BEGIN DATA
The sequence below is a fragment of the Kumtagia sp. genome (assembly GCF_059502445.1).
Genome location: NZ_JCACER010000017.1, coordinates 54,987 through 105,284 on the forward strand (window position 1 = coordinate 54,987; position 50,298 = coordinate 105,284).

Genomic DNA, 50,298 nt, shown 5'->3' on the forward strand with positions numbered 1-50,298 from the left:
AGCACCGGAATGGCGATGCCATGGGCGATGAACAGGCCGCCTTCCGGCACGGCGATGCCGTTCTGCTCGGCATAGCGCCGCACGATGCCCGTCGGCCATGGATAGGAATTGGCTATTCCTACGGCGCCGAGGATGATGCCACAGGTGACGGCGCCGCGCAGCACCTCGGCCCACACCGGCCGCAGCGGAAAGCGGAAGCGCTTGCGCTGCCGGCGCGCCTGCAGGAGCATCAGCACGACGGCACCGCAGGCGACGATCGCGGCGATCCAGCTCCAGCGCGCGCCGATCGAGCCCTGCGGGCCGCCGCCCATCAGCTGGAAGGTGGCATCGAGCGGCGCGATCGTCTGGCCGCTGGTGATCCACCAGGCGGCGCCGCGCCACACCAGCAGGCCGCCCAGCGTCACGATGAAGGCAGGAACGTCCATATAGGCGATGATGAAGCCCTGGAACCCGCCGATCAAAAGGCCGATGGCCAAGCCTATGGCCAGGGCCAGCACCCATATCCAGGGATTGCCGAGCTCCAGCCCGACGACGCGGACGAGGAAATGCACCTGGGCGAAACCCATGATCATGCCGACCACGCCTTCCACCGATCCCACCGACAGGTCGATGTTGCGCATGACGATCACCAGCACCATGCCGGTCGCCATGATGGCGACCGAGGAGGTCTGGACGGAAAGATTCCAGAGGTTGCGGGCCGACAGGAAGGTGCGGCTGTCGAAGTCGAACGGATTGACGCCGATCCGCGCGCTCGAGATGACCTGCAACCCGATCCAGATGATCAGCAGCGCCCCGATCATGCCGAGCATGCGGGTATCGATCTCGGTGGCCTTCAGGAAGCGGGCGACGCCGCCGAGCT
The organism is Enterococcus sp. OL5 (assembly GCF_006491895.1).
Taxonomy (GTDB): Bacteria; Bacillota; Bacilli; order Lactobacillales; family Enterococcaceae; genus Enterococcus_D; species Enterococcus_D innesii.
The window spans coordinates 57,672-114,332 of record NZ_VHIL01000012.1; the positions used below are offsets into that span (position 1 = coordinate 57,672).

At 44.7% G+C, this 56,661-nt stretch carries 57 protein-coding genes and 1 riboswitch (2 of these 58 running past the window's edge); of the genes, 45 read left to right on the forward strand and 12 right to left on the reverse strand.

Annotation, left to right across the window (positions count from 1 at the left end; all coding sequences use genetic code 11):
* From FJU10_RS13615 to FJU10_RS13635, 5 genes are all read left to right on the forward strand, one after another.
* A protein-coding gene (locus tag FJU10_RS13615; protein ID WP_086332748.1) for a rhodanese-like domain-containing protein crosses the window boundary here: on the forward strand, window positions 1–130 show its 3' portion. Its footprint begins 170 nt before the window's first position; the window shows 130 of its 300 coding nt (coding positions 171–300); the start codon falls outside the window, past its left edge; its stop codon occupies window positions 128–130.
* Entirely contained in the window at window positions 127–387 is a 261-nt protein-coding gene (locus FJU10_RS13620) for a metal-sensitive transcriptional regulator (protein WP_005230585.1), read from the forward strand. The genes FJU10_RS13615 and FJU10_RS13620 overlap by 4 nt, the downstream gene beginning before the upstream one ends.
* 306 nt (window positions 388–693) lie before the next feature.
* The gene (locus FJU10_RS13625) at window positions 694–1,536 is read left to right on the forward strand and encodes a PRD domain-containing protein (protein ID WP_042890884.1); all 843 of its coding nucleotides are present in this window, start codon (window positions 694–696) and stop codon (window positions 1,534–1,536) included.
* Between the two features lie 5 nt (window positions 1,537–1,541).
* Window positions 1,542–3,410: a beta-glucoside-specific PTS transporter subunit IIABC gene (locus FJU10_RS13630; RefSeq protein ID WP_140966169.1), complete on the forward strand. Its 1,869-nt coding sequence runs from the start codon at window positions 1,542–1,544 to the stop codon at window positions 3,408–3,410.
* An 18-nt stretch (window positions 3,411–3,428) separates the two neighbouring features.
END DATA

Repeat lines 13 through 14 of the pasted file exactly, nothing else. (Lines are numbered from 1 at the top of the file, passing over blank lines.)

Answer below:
* 306 nt (window positions 388–693) lie before the next feature.
* The gene (locus FJU10_RS13625) at window positions 694–1,536 is read left to right on the forward strand and encodes a PRD domain-containing protein (protein ID WP_042890884.1); all 843 of its coding nucleotides are present in this window, start codon (window positions 694–696) and stop codon (window positions 1,534–1,536) included.